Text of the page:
Genital herpes is a sexually transmitted disease that impacts nearly one-fifth of the U.S. population. Recent studies show that being infected with genital herpes can increase your chances of getting HIV, the virus that causes AIDS. Studies also show that genital herpes can contribute to some serious complications for people already infected with HIV.
Herpes is a sexually transmitted disease that comes in two varieties, HSV-1 and HSV-2. HSV-1 generally effects the oral area, although it can occasionally impact the genital area. HSV-2 primarily impacts the genital area and is generally considered the more problematic of the two varieties of herpes. HSV-1 and HSV-2 can both impact the genital area, and symptoms related to genital herpes include blisters or sores in the genital area. These sores generally present themselves in an initial outbreak shortly after the infected person contracts herpes. Some infected persons have subsequent outbreaks, but these outbreaks tend to be less severe than the original.
Both HSV-1 and HSV-2 have been linked to increasing the chances that infected persons my contract HIV, although HSV-2 seems to be more of a factor in increasing risk of HIV infection. HIV, of course, is a sexually transmitted immunodeficiency virus that negatively impacts the body’s ability to fight off infections. Once the body’s ability to fight illness is sufficiently compromised, the HIV infection is classified as AIDS. AIDS has been responsible for millions of deaths worldwide, as infected persons immune systems are unable to fight off other opportunistic infections.
Research indicates that genital herpes increases the risk of being infected with HIV, particularly during a herpes outbreak. A herpes outbreak is when the disease causes an eruption of blisters and sores in the genital area. When a person infected with genital herpes has an outbreak, that person’s immune system tries to heal the sores, thus concentrating many immune cells in one spot. These are the cells that HIV commonly infects. If, during sexual intercourse, blood, vaginal fluid or semen from a person infected with AIDS comes in contact with a herpes sore, the person with herpes runs a high risk of contracting HIV. Conversely, a person infected with HIV and herpes runs a larger risk of infecting his or her partner because sores may increase the partner’s exposure to the blood of the infected person.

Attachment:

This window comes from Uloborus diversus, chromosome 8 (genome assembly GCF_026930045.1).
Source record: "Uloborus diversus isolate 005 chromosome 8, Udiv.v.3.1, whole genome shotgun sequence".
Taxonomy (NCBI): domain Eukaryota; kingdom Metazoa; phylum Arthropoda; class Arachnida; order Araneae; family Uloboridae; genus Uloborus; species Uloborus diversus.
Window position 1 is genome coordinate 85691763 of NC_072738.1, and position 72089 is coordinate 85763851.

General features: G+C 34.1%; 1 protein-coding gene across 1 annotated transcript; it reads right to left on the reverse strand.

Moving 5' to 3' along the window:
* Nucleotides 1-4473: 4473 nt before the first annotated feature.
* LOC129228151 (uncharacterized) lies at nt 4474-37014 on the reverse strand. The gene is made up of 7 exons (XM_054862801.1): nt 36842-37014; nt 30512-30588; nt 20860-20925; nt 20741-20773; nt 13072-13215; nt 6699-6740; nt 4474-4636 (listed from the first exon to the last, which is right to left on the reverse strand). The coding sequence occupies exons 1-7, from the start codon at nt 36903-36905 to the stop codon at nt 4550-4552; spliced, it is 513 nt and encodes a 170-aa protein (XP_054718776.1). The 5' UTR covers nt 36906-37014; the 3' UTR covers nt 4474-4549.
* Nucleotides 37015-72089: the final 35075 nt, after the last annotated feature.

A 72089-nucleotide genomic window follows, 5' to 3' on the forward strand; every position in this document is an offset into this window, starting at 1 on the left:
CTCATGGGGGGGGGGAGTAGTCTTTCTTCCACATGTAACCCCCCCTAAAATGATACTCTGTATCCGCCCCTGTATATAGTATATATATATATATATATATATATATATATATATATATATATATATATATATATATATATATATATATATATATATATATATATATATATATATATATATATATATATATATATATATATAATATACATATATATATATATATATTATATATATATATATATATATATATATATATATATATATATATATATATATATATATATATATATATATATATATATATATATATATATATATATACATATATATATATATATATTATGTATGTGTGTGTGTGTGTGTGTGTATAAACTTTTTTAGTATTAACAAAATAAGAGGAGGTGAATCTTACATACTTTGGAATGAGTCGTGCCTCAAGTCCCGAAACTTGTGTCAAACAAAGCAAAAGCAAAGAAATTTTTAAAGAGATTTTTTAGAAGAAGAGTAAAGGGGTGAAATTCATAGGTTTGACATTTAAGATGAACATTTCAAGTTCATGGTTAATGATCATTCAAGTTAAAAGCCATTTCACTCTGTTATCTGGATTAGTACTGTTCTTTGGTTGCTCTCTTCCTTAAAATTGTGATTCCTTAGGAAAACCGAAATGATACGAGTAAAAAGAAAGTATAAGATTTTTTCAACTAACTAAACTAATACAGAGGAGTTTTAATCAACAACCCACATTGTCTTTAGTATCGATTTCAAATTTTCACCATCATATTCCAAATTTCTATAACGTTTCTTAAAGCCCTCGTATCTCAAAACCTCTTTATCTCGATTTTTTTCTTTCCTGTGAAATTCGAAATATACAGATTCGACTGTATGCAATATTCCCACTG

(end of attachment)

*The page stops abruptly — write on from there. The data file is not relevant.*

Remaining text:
People infected with HIV run a higher risk of being infected with herpes than the general population because of their weakened immune state as a result of the disease.
Herpes and HIV
If you have herpes and HIV, you can suffer from some very serious complications. According to research, herpes can worsen HIV, and vice versa. Studies show that active herpes infections can speed up the process of replication of the HIV virus. This means that the HIV will make copies of itself more quickly, destroying more of the body’s disease-fighting cells and hastening the onset of AIDS.
With regard to herpes, HIV can lead to more frequent and serious outbreaks. This happens because HIV weakens the immune system of the infected person, making outbreaks of herpes more likely, and limiting the body’s ability to quickly heal the sores and otherwise mitigate the effects of the virus.
A combination of HIV and herpes also raises some pretty significant treatment problems. For people with HIV and herpes, higher doses of antiviral drugs will be needed to treat herpes than those for people with just herpes. Compounding the problem is the fact that many people with HIV and herpes have strains of herpes that do not respond well to the usual antiviral drugs used to treat herpes.
Herpes treatments such as aciclovir have been shown to have an impact on slowing the replication of HIV. It is important to note, however, that herpes suppressive therapy does not lower chances of HIV infection, beyond removing some of the added risk involved with frequent herpes outbreaks.
One important way HIV and herpes infections can be reduced is by regular STD checks. Because both of these diseases can be asymptomatic for quite some time, people can go for years without knowing that they’re infected with one or the other. This increases the chances that these unknowingly infected persons can infect others. Frequent testing will keep people informed of their status with regard to HIV and herpes, and hopefully if people find out they have HIV, herpes or both, they’ll take steps to treat their illness and prevent it from spreading to others.
Because of the serious complications HIV and herpes can have when both are present, people with these diseases should consult carefully with their health care providers to manage their illnesses and prevent their further spread.